Character onstage in theatre of absurd
SHAKESPEARE ONCE said “All the world’s a stage, and all the men and women merely players,” but he wasn’t thinking about our local film festival or Fleet Week or Oktoberfest. If he had, I don’t think he would have used the word “merely.”
I had just been put through the cocktail ordering wringer by a bald man with a ponytail, poured a Marzen beer for a muscle-bound “Popeye the Sailorman” look-alike and was now standing in front of the middle-aged brunette who was wearing what can only be described as underwear as outerwear.
Somewhere, a theater absurdist was saying, “I told you so.”
Stepping through the proscenium arch, I solicited a drink order.
“Anything,” she said. Adding “any white wine,” when I didn’t move.
I set down a glass of chardonnay and retreated back through the arch.
He arrived a minute later and sat directly next to her. She picked up her “anything” and moved one seat over, leaving a buffer zone between them.
“Are you two together?” I asked.
“Yes,” he said.
“No,” she said.
“Is this together,” I said, making a circular motion with my hands and removing any trace of personal affiliation from the conversation.
“Yes,” he said, throwing down a $50.
This time, no argument.
Taking their act on the road they moved down to the end of the bar, past Popeye but just this side of Mr. Ponytail.
Again she left one seat between them.
After about 15 minutes of finger-pointing and arguing she took off her wedding ring and set it on the bar.
Mr. Ponytail took this as a sign to take his high-maintenance cocktail and skedaddle.
Popeye soon followed. Now, it was me, Ms. Bustier and Mr. $50 bill.
Soon, it was just me and her.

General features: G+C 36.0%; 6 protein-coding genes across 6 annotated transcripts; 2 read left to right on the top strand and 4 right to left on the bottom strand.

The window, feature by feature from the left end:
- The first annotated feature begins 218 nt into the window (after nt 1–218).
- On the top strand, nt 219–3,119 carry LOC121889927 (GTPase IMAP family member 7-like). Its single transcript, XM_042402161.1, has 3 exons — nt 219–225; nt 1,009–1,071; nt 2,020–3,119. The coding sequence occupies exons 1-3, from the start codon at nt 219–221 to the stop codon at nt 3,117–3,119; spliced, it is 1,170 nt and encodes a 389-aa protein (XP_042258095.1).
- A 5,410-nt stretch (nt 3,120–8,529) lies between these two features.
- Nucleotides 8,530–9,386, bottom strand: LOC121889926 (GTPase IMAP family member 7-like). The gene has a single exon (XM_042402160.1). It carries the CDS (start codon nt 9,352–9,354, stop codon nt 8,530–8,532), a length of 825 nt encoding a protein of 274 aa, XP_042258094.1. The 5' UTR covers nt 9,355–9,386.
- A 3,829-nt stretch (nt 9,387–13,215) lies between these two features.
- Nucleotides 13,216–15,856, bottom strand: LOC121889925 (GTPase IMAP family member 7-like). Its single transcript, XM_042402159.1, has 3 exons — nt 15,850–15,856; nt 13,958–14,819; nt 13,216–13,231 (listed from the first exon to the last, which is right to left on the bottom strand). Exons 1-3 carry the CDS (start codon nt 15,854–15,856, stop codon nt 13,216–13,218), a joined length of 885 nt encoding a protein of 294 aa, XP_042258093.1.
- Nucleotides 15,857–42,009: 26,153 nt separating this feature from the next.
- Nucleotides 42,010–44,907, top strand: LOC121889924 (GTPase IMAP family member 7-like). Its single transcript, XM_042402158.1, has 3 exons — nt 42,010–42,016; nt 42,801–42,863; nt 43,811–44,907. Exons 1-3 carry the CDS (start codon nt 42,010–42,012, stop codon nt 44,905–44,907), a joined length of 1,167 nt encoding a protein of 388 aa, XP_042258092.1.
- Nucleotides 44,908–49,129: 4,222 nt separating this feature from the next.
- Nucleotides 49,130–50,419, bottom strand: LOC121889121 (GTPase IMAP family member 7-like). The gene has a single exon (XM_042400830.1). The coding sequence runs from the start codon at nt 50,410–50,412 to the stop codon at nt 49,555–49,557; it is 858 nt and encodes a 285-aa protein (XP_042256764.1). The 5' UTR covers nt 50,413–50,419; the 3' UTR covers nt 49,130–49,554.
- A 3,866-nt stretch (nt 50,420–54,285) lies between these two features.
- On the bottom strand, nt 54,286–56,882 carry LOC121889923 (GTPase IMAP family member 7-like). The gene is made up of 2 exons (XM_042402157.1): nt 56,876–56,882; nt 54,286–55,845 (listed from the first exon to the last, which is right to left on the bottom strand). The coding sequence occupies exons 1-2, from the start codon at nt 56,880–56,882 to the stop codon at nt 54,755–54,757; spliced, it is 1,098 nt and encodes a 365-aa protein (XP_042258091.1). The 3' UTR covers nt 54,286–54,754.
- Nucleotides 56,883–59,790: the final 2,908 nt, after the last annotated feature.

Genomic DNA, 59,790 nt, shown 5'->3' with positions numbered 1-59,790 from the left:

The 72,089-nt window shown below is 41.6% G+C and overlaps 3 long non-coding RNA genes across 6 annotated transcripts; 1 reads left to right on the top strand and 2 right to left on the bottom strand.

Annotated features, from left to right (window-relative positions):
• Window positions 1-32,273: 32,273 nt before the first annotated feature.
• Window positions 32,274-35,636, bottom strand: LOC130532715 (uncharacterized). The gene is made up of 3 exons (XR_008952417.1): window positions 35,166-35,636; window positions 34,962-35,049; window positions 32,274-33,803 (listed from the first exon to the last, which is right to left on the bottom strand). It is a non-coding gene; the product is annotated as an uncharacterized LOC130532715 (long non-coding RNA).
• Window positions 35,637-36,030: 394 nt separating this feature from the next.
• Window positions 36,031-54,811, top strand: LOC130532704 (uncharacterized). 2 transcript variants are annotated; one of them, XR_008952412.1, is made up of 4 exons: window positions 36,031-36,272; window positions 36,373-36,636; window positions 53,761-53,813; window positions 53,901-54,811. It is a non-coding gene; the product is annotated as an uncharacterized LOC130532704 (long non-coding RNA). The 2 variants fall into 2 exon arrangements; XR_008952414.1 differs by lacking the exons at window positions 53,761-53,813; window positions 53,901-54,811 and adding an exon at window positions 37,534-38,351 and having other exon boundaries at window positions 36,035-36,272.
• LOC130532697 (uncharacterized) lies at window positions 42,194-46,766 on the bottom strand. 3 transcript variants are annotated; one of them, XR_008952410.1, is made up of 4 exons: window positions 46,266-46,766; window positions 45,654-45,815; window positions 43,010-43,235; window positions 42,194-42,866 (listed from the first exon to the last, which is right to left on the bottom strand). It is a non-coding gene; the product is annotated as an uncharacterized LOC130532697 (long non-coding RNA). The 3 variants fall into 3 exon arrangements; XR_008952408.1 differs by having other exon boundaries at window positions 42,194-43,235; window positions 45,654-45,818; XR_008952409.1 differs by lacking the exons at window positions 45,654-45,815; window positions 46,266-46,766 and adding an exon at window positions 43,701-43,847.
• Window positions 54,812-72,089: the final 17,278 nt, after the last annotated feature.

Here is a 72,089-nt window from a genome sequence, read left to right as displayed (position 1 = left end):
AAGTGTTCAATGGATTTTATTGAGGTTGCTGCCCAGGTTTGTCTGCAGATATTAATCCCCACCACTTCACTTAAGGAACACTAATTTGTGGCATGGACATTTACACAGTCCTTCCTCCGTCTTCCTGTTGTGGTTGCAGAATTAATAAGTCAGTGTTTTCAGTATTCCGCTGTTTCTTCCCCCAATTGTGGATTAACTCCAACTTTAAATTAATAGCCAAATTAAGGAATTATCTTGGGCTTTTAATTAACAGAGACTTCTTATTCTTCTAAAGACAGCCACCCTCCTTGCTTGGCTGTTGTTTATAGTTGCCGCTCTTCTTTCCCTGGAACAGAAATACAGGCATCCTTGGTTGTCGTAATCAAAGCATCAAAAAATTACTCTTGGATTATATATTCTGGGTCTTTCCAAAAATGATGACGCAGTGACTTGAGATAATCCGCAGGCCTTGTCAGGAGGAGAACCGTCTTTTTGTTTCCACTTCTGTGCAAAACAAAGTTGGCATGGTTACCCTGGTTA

She looked at me, and I looked away.
“I’m getting a divorce,” she said.
“Hmmm,” I think I said.
“He’s not the man I thought he was,” she said leaning forward making the most of her undergarment.
“I’m sorry,” I said looking around for anything else to do. “How long have you been married?”
“How long have you known each other?”
“Twelve weeks. I have really bad taste in men.”
I thought it prudent not to respond.
She then launched into “the whole story.” A story that involved moving here from somewhere else, a whirlwind romance, an abusive ex-con ex-husband and enough myopic bad choices to populate two Shakespearean tragic comedies, a Camus novel and perhaps a Tarantino film.
Luckily, a friend of hers arrived.
The friend ordered the most expensive wine we carry, put it on Ms. Bustier’s tab, listened to about half of the “whole story” before excusing herself to the bathroom only to never return. Apparently, bad choices in men could be expanded to bad choices in friends as well. Things soon shifted gears.
Ms. Bustier told anyone who sat down next to her the “whole story,” or at least as much of it as they could stand.
The two military guys listened for the briefest few seconds before suddenly having “to be somewhere else.” Bob and Sue visiting from the Midwest got the largest dose because their predinner appetizer took a little longer than usual, something I am sure that contributed to their 10 percent tip.
The hostess got an earful, as did the busboy.
Acting out in public is a performance rarely appreciated by the audience. Damn you, Shakespeare!
She was running out of steam, a combination of anything wine and the retreat of self-righteous rage.
Finally she looked around at the wide berth that she was being given by everyone else and made a request.
“Is there somewhere I can smoke a cigarette,” she said, fumbling with her purse.
“Sure, right over there,” I said pointing through the window to the spot 20 feet from the front door required by California law.
“Is there anywhere else? I don’t want people to see me.”
I looked at her quizzically.
“It would be embarrassing.”
Sure I thought, reflecting on the theater of the absurd that had been her entire evening, that’s what was embarrassing about it.
This has lead me to this conclusion: Next year I’m taking a vacation the first week of October. Preferably in Germany.